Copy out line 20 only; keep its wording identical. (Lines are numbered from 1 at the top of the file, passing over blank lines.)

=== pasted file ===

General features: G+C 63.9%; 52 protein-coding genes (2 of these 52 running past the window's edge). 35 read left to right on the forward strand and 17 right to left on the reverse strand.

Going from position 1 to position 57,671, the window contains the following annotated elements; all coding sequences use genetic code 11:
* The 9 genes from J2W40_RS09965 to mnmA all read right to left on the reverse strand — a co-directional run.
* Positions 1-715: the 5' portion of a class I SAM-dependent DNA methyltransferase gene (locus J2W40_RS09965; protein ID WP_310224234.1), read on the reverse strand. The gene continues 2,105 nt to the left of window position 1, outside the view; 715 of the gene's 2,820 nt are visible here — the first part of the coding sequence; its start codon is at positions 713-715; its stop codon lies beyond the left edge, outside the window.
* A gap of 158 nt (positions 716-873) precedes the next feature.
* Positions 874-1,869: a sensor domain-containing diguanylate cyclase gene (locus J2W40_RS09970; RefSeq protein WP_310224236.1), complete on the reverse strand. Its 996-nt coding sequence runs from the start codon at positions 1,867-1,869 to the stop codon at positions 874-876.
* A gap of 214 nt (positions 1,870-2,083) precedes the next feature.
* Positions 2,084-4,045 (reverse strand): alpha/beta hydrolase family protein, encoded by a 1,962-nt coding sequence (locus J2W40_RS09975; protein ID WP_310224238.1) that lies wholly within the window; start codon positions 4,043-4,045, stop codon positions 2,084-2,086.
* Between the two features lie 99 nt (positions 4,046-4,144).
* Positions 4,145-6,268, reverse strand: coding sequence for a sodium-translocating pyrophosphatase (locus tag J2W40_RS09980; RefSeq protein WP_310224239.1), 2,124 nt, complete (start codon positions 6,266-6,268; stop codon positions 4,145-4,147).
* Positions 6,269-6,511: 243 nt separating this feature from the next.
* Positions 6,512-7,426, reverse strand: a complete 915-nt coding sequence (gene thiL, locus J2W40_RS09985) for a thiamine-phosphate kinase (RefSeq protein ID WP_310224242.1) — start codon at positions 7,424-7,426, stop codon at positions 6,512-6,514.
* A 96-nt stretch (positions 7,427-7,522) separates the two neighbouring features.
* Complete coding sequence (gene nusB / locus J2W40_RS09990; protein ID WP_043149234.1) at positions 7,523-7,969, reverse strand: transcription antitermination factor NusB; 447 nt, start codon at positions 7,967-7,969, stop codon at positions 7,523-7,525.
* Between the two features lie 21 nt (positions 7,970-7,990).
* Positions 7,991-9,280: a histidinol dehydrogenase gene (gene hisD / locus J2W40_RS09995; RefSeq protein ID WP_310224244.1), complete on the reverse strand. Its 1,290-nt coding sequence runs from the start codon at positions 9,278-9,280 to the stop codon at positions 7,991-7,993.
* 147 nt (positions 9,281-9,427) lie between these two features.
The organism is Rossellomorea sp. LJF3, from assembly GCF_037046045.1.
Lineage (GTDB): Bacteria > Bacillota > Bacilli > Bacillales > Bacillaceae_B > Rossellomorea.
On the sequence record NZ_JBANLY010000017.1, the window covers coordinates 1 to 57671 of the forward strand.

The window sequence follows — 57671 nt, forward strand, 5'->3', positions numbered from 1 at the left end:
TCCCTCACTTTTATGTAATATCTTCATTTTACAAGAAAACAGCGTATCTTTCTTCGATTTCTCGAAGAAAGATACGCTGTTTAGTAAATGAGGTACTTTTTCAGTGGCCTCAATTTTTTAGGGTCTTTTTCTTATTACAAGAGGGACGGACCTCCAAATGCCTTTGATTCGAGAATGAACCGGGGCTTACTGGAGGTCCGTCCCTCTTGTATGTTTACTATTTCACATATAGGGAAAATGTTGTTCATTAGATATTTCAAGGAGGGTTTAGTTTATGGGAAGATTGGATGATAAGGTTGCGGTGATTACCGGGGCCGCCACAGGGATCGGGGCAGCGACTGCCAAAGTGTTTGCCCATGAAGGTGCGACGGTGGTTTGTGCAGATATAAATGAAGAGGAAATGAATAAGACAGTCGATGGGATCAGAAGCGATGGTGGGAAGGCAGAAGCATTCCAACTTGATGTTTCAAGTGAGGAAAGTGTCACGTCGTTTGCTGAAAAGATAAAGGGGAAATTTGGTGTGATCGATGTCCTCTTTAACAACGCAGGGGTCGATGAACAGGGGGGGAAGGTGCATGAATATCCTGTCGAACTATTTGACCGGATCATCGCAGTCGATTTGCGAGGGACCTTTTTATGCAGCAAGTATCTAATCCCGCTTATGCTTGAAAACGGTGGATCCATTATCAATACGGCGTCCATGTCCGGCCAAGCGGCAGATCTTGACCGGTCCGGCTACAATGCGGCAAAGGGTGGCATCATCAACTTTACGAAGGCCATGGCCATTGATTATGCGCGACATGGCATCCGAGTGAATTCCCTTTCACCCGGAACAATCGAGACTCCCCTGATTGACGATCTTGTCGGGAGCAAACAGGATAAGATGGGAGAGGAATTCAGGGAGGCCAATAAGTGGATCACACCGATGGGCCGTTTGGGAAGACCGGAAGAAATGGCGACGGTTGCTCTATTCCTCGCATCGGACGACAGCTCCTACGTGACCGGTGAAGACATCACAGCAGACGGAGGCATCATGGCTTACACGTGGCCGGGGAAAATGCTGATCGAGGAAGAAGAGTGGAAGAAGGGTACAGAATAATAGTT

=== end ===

On the sequence record NZ_JBANLY010000017.1, the window covers coordinates 1 to 57671 of the forward strand.